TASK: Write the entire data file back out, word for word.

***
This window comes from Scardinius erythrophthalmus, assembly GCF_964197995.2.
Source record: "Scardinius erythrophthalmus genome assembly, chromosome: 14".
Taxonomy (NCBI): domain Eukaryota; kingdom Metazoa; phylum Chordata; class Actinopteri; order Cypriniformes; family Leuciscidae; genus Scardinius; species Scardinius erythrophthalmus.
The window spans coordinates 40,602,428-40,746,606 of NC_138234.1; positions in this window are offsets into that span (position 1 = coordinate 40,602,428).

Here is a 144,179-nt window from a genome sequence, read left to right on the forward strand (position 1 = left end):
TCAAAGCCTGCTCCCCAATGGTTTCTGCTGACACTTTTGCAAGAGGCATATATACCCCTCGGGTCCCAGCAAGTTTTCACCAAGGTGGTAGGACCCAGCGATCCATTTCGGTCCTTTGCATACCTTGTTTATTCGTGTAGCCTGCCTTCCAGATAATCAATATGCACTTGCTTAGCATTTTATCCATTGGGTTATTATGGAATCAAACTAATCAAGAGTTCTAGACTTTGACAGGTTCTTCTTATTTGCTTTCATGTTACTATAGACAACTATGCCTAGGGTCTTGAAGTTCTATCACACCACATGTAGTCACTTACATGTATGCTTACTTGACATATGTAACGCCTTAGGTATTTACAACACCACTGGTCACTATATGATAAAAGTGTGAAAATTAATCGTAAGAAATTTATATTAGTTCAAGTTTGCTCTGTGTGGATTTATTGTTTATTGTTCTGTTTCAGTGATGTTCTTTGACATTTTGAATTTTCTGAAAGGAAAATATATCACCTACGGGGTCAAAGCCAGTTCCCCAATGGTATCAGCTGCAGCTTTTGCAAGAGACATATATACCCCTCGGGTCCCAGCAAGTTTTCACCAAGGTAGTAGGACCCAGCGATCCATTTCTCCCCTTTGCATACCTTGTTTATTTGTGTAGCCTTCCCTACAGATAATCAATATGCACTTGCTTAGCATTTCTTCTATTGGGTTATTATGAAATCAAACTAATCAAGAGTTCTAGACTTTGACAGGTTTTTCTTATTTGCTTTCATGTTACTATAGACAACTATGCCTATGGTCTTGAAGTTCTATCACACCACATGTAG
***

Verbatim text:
This window comes from Scardinius erythrophthalmus, assembly GCF_964197995.2.
Source record: "Scardinius erythrophthalmus genome assembly, chromosome: 14".
Taxonomy (NCBI): domain Eukaryota; kingdom Metazoa; phylum Chordata; class Actinopteri; order Cypriniformes; family Leuciscidae; genus Scardinius; species Scardinius erythrophthalmus.
The window spans coordinates 40,602,428-40,746,606 of NC_138234.1; positions in this window are offsets into that span (position 1 = coordinate 40,602,428).

Here is a 144,179-nt window from a genome sequence, read left to right on the forward strand (position 1 = left end):
TCAAAGCCTGCTCCCCAATGGTTTCTGCTGACACTTTTGCAAGAGGCATATATACCCCTCGGGTCCCAGCAAGTTTTCACCAAGGTGGTAGGACCCAGCGATCCATTTCGGTCCTTTGCATACCTTGTTTATTCGTGTAGCCTGCCTTCCAGATAATCAATATGCACTTGCTTAGCATTTTATCCATTGGGTTATTATGGAATCAAACTAATCAAGAGTTCTAGACTTTGACAGGTTCTTCTTATTTGCTTTCATGTTACTATAGACAACTATGCCTAGGGTCTTGAAGTTCTATCACACCACATGTAGTCACTTACATGTATGCTTACTTGACATATGTAACGCCTTAGGTATTTACAACACCACTGGTCACTATATGATAAAAGTGTGAAAATTAATCGTAAGAAATTTATATTAGTTCAAGTTTGCTCTGTGTGGATTTATTGTTTATTGTTCTGTTTCAGTGATGTTCTTTGACATTTTGAATTTTCTGAAAGGAAAATATATCACCTACGGGGTCAAAGCCAGTTCCCCAATGGTATCAGCTGCAGCTTTTGCAAGAGACATATATACCCCTCGGGTCCCAGCAAGTTTTCACCAAGGTAGTAGGACCCAGCGATCCATTTCTCCCCTTTGCATACCTTGTTTATTTGTGTAGCCTTCCCTACAGATAATCAATATGCACTTGCTTAGCATTTCTTCTATTGGGTTATTATGAAATCAAACTAATCAAGAGTTCTAGACTTTGACAGGTTTTTCTTATTTGCTTTCATGTTACTATAGACAACTATGCCTATGGTCTTGAAGTTCTATCACACCACATGTAG